Thinking on your feet

Be Ready for a challenge

Photo by Wonderland on Unsplash

In a meeting or a one to one discussion someone asks you a very difficult question. They may want to have an answer to a controversial matter or they may want to embarrass you. At any rate, don’t panic. Think through your answer carefully. Here is some additional help.

PREPARE YOURSELF

Anticipate questions or issues that will be raised. Be ready with some specific answers.

RELAX

If you are surprised by a question which may touch on a bad result or a controversial decision you were involved in, take a moment to center yourself.

ASK FOR THE QUESTION AGAIN

You want to make sure that you heard the question or statement correctly. So ask the person to repeat it. This also gives you time to think. This time, also, listen very carefully.

PAUSE

If you need more time, it is OK to wait silently while you are thinking. In your hurry to answer, you may make the situation worse.

ASK FOR CLARIFICATION

It may be that the question is very broad. It is a good idea to find out exactly what the person is looking for. You have to be careful. If you don’t understand a particular technical term, ask for clarification.

NARROW YOUR ANSWER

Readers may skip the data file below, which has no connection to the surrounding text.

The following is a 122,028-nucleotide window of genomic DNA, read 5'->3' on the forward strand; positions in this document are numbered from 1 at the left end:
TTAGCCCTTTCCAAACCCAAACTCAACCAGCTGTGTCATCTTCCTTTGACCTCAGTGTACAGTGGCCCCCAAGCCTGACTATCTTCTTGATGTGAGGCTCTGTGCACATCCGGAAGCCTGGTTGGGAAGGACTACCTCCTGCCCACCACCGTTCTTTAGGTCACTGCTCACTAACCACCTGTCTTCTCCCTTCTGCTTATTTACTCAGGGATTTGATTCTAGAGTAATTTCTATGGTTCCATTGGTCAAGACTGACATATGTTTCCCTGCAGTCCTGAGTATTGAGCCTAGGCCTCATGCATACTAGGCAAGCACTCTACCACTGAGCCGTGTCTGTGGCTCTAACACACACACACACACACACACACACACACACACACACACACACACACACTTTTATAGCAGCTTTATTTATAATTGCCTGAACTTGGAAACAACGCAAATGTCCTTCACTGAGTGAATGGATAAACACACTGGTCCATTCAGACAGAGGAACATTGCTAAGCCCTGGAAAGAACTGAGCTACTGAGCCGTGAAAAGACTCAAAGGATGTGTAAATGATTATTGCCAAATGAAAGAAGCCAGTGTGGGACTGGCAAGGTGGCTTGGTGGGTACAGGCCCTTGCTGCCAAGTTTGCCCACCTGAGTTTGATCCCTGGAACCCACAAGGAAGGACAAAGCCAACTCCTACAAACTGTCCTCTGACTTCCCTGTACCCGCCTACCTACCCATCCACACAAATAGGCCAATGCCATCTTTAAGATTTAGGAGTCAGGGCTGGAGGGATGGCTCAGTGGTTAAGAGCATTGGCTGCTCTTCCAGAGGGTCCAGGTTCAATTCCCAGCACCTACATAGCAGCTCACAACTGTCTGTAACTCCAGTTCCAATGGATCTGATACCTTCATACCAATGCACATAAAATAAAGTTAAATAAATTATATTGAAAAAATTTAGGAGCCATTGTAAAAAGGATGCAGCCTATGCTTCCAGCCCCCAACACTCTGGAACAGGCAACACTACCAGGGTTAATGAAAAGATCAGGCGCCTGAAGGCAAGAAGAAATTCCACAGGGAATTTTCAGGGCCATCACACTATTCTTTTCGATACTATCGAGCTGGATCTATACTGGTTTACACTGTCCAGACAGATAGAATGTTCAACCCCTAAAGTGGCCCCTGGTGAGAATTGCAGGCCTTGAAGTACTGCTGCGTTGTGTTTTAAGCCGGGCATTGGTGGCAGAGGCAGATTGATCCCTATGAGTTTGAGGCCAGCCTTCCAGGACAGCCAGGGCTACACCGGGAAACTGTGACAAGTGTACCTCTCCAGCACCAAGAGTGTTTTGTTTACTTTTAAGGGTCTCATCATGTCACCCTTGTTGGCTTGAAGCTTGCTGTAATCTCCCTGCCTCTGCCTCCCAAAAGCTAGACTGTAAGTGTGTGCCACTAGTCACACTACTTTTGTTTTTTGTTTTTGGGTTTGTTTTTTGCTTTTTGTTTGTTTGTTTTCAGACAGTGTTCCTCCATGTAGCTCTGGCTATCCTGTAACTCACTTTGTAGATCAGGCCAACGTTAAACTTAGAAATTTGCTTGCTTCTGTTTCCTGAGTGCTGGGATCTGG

Try to have an answer that focuses on one issue and perhaps give one example. A wide ranging rambling answer that is too general will not be satisfactory.

CONSIDER THE SOURCE OF THE QUESTION

The purpose of the question may be to embarrass you or has some other hostile intent. If this is the case, stay calm. Answer the question carefully. Resume the presentation or continue with the meeting. Do not be drawn into a heated exchange.

IF YOU DON’T KNOW THE ANSWER. SAY SO.

It is much better to say you don’t know than to pretend that you do. You can say that you will get back to the person with the answer.

KEY POINTS:

1.STAY COOL

2. VERIFY THE QUESTION

3. GIVE A BRIEF ANSWER

Published by pitman

I am a Business English Coach who works with managers and other professionals helping them to perform at their best when it is most important: such as a presentation, meeting with an important client, or a job interview. I am also a resource person for teachers of Business English.

Leave a Reply

Fill in your details below or click an icon to log in:

WordPress.com Logo

You are commenting using your WordPress.com account. Log Out /  Change )

Google photo

You are commenting using your Google account. Log Out /  Change )

Twitter picture

You are commenting using your Twitter account. Log Out /  Change )

Facebook photo

You are commenting using your Facebook account. Log Out /  Change )

Connecting to %s

%d bloggers like this: